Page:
No. of patients
Domperidone, 5 mg Domperidone, 10 mg Droperidd, 1.25mg Metoc~amide,lOmg Saline
36 36 36 37 40
given 1.25 mg of droperidol 30 minutes after the second intramuscular dose of the test drug. To determine the effects of the three antiemetics studied on emergence from anesthesia, we measured the time elapsed after the cessation of nitrous oxide administration until the patients opened their eyes after repeated commands. Side effects were registered during the first 2 postoperative hours in the recovery room by monitoring the patients’ consciousness, muscle activity, respiration, circulation, and color every 15 minutes.” During the subsequent 22 hours in the ward, these functions were monitored every 2 hours and every 30 minutes for the 2 hours following a possible administration of additional doses of antiemetics. Assessment of Emetic Sequelae The incidence of nausea and vomiting was determined for the first 24 hours after operation at different intervals: 0 to 3, 3 to 6,6 to 12, 12 to 18,and 18 to 24 hours. At the end of each interval, a trained nurse registered whether retching or vomiting had occurred and asked the patients whether they felt nauseated. The results were scored in a manner similar to that of Bellville et all2 (0 = none, 1 = nausea, 2 = retching, 3 = vomiting). Statistics Student’s t-test was used for the comparisons made between the characteristics of the patients and anesthesia. The chi-square test was used to compare the efficacy of the antiemetics because of the nonparametric nature of the data.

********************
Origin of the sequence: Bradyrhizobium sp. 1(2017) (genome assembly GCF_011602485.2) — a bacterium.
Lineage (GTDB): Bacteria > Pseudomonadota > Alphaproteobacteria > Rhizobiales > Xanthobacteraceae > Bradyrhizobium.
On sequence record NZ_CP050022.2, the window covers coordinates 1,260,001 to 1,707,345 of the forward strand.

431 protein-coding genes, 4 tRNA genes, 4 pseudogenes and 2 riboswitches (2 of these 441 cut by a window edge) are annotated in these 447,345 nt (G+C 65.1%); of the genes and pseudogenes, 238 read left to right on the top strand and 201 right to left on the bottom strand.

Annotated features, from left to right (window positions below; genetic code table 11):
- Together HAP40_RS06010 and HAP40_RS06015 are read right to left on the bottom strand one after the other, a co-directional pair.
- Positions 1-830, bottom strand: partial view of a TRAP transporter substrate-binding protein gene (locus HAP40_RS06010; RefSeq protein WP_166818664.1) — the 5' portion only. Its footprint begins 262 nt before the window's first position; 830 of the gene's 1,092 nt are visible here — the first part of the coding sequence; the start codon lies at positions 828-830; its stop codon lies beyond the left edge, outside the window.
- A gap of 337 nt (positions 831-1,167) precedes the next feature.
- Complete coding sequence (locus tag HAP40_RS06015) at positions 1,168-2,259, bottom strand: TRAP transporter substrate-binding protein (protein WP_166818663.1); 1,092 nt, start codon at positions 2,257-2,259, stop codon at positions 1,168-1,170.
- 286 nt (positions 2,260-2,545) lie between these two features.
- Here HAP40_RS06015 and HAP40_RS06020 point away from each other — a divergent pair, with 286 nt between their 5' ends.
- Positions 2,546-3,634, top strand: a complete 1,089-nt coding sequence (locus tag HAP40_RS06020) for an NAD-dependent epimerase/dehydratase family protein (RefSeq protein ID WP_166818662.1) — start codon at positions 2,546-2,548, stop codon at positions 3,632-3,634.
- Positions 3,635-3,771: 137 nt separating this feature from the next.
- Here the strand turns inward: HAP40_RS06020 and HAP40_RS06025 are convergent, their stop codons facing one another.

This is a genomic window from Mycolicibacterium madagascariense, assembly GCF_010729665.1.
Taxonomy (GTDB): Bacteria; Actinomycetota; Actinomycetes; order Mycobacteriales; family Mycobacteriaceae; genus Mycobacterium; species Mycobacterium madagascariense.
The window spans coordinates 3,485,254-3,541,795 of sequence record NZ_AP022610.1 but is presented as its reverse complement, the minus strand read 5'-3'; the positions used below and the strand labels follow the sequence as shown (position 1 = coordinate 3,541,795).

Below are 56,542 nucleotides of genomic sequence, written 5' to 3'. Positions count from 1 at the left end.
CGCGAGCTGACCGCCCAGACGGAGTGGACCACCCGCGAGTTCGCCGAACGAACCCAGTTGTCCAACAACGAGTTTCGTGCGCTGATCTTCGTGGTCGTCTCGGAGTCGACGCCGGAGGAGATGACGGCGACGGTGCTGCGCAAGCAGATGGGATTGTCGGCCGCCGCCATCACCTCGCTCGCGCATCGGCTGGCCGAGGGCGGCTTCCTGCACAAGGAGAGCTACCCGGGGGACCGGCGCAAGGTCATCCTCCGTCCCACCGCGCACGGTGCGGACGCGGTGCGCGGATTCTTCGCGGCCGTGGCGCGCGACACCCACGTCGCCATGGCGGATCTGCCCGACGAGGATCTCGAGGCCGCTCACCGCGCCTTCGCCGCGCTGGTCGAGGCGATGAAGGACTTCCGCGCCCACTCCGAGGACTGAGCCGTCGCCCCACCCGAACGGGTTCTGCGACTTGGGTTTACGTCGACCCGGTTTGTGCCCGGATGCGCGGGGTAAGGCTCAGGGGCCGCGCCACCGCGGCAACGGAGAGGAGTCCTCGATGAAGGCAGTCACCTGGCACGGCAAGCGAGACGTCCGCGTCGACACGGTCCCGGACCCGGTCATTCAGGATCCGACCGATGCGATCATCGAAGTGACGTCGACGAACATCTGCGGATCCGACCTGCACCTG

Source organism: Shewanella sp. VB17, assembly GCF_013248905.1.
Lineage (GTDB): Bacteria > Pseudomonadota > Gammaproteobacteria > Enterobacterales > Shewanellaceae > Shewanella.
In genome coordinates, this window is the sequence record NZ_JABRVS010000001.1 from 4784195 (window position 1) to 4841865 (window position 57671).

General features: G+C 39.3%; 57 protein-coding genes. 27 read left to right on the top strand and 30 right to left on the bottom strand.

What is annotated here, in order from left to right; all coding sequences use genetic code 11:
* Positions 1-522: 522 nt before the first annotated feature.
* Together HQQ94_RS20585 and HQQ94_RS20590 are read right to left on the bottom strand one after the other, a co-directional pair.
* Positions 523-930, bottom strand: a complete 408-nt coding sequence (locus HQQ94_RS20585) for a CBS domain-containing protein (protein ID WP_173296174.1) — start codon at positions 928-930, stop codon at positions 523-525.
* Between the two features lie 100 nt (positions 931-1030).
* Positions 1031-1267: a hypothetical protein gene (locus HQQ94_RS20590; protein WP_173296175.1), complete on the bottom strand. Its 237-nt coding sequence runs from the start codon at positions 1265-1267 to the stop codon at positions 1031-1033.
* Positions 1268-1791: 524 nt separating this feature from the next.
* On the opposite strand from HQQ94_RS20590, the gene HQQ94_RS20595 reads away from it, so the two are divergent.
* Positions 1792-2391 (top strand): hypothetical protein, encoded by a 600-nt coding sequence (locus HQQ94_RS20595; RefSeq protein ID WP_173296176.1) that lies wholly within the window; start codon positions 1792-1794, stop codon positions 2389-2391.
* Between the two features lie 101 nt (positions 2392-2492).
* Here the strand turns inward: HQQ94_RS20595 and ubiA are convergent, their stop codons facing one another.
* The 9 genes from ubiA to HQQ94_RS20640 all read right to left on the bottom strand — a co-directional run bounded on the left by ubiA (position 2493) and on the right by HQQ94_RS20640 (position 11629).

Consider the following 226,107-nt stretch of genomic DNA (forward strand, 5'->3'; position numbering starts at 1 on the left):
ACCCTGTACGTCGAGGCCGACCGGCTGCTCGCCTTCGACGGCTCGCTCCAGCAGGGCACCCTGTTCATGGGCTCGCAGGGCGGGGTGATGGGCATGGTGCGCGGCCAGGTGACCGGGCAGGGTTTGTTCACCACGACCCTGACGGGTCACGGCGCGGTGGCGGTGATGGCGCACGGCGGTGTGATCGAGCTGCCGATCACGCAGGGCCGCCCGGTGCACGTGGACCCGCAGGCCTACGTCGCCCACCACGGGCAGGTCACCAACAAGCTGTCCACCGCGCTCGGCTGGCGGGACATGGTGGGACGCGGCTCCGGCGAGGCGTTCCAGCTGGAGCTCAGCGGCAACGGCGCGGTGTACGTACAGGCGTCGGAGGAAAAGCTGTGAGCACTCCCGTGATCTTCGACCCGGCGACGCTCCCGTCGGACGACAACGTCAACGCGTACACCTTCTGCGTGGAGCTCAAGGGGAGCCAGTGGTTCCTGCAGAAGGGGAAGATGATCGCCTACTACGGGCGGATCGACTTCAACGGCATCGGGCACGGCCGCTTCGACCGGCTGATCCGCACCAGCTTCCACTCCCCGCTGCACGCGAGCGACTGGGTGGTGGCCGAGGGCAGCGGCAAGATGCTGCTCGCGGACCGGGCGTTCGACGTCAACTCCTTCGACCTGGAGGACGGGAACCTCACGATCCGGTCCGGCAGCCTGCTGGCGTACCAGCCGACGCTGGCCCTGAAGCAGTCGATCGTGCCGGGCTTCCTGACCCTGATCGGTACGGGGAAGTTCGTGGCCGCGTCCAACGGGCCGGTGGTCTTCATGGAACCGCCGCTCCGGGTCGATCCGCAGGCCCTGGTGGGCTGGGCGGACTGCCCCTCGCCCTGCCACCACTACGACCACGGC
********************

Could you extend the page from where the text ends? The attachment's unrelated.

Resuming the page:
The principal result was that only droperidol decreased the incidence of nausea and vomiting when compared to the saline placebo; domperidone or metoclopramide did not.
Duration of anesthesia
40f13 42f13 43f14 41 f14 41 f 1 3
61 f 10 64f10 64f12 61 f 1 0 62f10
162f5 161 f 6 163f7 162f6 162f6
94 f30 76f28 107f42’ 85*28 95f51
347f68 347f56 350-+75 339f71 334f51
19f4 18f3 21 f 5 17f3 l9f4
0.29f0.10 0.27f0.16 0.33f0.11 0.25f0.08 0.31 f0.17
c 0.05vs domperidone, 10 mg,and vs metoclopramide. ANESTHESIA AND ANALGESIA V O l 5 8 . NO 5. Sept-Oa 1979